Thursday, February 24, 2011

February 24th 112th class

Two classes, plus technique of the third class.
This is going to be the new norm, since it doesn't really get me home
any later, and instead of waiting for nothing on the bench, I could
really use extra technique, especially if it's shown by a different
instructor. Stopping cofee definetly has me pushing me more, and longer.
I'm also starting to bring snacks to chew on before getting home.
Today, it really was a revelatory experience, since people emphasize
different aspects of the technique. For example, up to this point, I was
always taught to bring the top leg in an armbar from mount as close to
my hips as possible. This was shown to be false for two reasons. First
of all, by extending the top leg, the person gets an automatic
cross-face, so the armbar is tighter. Secondly, it puts a lot more
pressure on the person, and is harder to escape. I really can't
understand how this detail escaped me for this long. I've lost a good
number of armbars to this detail, especially against stronger guys.
Rolling notes
Used the leg rope pass in combination with the "knee to the face" slow
pass with great success. The leg rope really works wonders against lazy
guys who don't put on a proper z-guard. It really does allow for a pass
on both sides, as far as I saw. The more I roll, the more I start seeing
a pattern, a game emerging, and that is a good(tm) thing, since I'm not
really forcing myself to do a particular series of moves, it just comes
naturally.
I am especially proud of the far side underhook pass, done while
flattening the guy on his back against this bigger dude. I got caught up
pretty bad in his half-guard, but nothing a good cross-face can't fix.
I realize that the second I get put in a half-guard, or the second I
grab it, I instinctively block the cross-face and work for getting my
knee in. My efforts of recovering full guard from half seem to be paying
off more and more. The second option I go for, is the simple backdoor
sweep from deep half, whenever an opponent puts his knee very close to
my face (making it veeery tempting to transition to deep half for the
simple pass).
A second, and very memorable thing I've learned from Glen today is the
importance of pushing at the ankle level when going for the single
underhook guard pass. It really puts a lot more power on the leg. Very
noteworthy technique.
Enjoyment 8/10
Technique 8/10
Energy levels 8/10

February 22nd 110th class

Two hour session.

Fundamentals
Valentin
We stopped as soon as someone turtled up. I almost passed with a torreanda towards the end of the round I started on top. He never actually passed my guard. It's quite unbelievable how annoying a grab at the knee can be when on top of the closed guard. Got my fair assortment transitions from bottom closed guard, never actually letting him get comfortable for a pass.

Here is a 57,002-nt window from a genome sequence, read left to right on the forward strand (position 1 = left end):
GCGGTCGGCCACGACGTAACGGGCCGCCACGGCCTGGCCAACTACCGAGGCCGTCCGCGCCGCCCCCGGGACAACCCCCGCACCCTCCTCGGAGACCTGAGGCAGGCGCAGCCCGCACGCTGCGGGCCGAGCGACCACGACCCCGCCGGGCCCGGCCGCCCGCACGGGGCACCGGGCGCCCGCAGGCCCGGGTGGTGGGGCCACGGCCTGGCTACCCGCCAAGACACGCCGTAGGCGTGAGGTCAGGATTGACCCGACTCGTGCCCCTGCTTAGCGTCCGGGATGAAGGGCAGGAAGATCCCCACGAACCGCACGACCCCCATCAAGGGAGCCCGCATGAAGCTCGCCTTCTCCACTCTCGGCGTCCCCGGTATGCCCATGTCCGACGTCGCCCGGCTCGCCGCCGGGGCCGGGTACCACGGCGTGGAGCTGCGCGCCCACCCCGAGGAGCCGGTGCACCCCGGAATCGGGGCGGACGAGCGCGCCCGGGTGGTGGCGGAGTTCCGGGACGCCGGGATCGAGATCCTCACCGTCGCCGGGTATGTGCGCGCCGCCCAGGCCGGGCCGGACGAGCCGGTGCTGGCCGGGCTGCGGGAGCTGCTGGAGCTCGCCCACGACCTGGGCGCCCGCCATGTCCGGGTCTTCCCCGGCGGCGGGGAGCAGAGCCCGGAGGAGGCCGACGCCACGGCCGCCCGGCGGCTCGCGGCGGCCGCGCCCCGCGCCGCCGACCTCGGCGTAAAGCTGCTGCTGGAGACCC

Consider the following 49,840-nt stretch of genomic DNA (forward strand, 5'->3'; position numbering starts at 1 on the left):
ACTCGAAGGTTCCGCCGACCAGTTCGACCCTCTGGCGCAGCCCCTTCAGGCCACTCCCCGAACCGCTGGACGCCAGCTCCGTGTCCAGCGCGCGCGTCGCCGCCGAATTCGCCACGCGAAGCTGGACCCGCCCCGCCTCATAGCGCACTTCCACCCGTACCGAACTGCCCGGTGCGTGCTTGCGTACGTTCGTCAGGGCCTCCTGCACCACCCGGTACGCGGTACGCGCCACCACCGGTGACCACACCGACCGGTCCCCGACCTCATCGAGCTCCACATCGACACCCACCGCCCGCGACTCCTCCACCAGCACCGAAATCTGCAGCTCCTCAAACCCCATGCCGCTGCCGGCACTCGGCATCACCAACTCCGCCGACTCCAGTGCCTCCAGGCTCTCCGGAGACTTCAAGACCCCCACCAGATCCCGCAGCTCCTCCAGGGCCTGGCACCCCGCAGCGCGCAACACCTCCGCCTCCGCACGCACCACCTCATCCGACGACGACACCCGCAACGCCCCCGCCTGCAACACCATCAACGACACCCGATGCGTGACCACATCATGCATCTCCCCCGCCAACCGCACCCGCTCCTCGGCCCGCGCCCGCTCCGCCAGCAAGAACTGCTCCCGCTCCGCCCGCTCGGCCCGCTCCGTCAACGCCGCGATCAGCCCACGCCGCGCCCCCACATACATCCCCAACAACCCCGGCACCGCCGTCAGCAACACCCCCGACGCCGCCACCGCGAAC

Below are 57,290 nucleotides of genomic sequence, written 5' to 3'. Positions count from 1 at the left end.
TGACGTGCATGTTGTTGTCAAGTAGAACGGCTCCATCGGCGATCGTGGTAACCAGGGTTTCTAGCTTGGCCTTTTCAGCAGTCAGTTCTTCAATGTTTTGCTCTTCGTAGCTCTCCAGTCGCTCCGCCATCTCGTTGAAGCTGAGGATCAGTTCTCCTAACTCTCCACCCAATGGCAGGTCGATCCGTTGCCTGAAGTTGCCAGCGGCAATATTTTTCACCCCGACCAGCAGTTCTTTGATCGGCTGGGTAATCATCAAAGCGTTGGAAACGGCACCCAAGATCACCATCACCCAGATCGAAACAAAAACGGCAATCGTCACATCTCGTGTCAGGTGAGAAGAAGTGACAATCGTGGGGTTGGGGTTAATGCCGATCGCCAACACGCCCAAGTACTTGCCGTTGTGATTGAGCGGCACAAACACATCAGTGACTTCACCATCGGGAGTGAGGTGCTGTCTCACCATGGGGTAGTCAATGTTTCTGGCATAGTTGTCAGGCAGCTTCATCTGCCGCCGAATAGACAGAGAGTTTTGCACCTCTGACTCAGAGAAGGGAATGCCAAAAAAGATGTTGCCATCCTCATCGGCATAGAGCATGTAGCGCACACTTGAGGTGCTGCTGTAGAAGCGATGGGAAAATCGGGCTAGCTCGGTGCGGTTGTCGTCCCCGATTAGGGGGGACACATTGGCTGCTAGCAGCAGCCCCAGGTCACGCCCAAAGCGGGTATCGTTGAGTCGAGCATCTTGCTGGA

Louis 1
Learned the importance of the two on one sleeve grab plus the extended leg. It's quite good control, but personally I find it's quite dangerous since the whole pivot is on the leg (which can be either bended or pushed off the hip). It's quite good opening for triangles and tripod sweep, however, and it does allow transitions to delariva when desired. It's a pretty good stalling position, until the other person realizes what makes it tick. Got annoyed quite a bit by his open guard, which is based on this position. Now, I actually see its weakness.

Martin 1
Got the chance to practice my double underhook University of Jiu-jitsu escape from the (white/blue) section, it works like a charm. Was lucky to practice about three times the knee jerk half guard pass, with a good crossface, and the person flattened out.

Advanced:
Juan
Point to remember for next time : when executing a backdoor deep half sweep, how the hell do I keep him from turning and escaping it? I did it twice, and failed. Swept him twice. Once, with the fundamentals double leg wrestling move, and a second time, but forgot which technique. Ended up in the mount preparation, full mount, he bumped, I cross-faced and landed in an arm-bar. My legs were not pinched/hugging his body enough and he wrestled out of it.

Louis(/)

Martin 2
Showed him the same things I'm working on : recovering full guard from half.

Steve(n)
Recovered full guard/open guard from half a few times, but he almost passed a couple of times so I had to turtle up. I did the escape we were shown, but he managed to shrimp out of my control, since I didn't close my elbow enough on his opposite hip and/or he was too strong for this kind of control. He's not really my weight class, so whatever. I had that pass! I also finished attacking with a torreanda, but ran out of time. My attacking seems to be pretty darn dangerous. I use the classic torreanda, or parallel knee combined with an underhook on the other leg. The dudes usually turtle, which allows me for some control. I did a good job defending the clock choke about twice, but be rnc'd me once, and bow and arrowed. The beauty of the bow and arrow is that you don't need the second leg hooked to do it. My main problem with escaping his control was that I couldn't bridge on the other side to escape his control, and he took advantage of it. Blame the weight difference.